I am providing the link to the session descriptions here, please have a look …

Here is the recording of the session, please click here …

However, I am placing Dr Ajit Bhide, a beloved psychiatrist of Bangalore and my own doctor too here:

“Most wretched men are cradled into poetry by wrong
They learn in suffering what they teach in song…”

Attended a panel discussion at the Bangalore Literary Fest, titled ‘I’m OK You’re OK’ , dealing with Mental health and more specifically mental illness. Amandeep Sandhu, currently in the literary news for his new book on Punjab, (and whose first autobiographical novel Sepia Leaves dealt with his own mother’s illness and how he as a young lad, an adolescent and a man learnt to deal with it – and with life) was the effective and empathetic moderator. Others on the panel were Jerry Pinto (Em and the Big Hoom), Anna Chandy, Himanjali Sankar, Gayathri Prabhu, Roshan Ali, and Shyam Bhat. Shyam elaborated succinctly the importance of the narrative in the practice of mental health. The narrators themselves came from the raw to the mature but with crystal clear sincerity.

The panellists shared their angst about their respective disquiet, the youngest (Ali)about his discovery of his own turbulence, and two about their mothers’ illness (Pinto and Amandeep, the latter minimally, as he was a most conscientious rapporteur/ moderator). Sometimes there was the awkwardness of spilling the beans, making private matters blatantly public and the guilt that comes almost always with it.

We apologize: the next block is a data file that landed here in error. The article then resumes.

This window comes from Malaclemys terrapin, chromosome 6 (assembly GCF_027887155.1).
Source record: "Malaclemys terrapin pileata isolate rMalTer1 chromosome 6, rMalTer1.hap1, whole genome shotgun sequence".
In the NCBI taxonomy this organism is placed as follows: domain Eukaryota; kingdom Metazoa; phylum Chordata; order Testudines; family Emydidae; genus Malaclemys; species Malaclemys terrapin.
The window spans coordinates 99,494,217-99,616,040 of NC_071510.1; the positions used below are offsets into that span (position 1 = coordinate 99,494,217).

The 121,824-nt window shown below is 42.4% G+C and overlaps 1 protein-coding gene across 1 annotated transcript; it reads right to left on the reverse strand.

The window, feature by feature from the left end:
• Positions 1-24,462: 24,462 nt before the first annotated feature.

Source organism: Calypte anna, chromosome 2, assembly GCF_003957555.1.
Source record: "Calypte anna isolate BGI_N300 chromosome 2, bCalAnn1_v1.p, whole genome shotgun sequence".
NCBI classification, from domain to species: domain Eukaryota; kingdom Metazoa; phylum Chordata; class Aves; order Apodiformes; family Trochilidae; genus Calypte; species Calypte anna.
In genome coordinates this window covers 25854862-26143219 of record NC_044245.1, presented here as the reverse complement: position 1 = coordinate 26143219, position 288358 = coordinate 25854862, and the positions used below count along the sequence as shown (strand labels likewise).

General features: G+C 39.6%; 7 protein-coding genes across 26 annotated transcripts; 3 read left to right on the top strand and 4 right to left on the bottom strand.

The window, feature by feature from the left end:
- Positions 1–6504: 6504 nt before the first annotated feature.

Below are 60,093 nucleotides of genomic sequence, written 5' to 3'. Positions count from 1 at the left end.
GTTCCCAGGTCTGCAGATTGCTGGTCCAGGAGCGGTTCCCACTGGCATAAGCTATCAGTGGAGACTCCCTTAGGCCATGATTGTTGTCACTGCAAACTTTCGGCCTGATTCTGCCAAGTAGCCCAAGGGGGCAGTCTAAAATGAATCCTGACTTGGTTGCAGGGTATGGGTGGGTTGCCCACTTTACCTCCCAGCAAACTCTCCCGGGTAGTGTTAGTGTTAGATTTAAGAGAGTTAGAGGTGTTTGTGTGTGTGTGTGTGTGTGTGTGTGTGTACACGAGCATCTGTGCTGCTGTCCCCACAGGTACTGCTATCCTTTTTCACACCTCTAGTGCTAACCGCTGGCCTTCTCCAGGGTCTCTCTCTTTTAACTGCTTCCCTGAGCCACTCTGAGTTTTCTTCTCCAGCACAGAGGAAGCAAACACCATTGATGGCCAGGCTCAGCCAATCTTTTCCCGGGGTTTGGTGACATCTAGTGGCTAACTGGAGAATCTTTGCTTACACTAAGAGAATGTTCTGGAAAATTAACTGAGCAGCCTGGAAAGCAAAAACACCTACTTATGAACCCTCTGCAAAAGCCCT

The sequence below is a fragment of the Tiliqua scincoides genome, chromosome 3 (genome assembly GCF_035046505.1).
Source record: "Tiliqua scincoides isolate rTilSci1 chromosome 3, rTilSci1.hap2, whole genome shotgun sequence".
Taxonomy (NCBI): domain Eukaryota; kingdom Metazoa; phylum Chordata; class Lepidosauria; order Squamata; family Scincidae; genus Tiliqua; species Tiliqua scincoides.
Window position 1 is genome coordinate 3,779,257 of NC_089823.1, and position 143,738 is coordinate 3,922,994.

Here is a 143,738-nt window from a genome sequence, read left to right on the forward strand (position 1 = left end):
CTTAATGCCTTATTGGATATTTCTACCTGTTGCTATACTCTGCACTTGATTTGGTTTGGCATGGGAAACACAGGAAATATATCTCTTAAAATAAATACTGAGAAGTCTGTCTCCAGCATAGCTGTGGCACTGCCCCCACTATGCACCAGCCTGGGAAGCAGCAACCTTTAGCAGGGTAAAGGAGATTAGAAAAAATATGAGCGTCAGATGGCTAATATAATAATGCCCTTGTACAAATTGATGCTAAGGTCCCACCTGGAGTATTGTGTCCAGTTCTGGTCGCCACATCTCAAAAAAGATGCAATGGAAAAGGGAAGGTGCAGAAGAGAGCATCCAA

Anna’s ( a much sought after and respected therapist) sharing of her personal perspective led to familial and social ostracism, and unexpectedly her clientele stood by her through this. She rightly brought home the point of equity between therapists and clients (I still prefer to call them patients); a truly humane stance, well appreciated by those who seek help. This resonated with the chosen title of the session: I’m OK; You’re OK.

Sometimes there was a cavalier air to it all, the note of the author being strident and rabble rousing. But in a forum dealing with the perceived ugliness of the mind of someone close, and the sensitive nature of the entire realm it is I guess, to be expected. Gayathri’s reference to her letter to her deceased father, was to me very intriguing and that is one work I want to read. Admixing fact with some fictionalising seemed to have found many takers, and Shyam also made the often missed point of the need to seek the subject’s permission to share her/his story.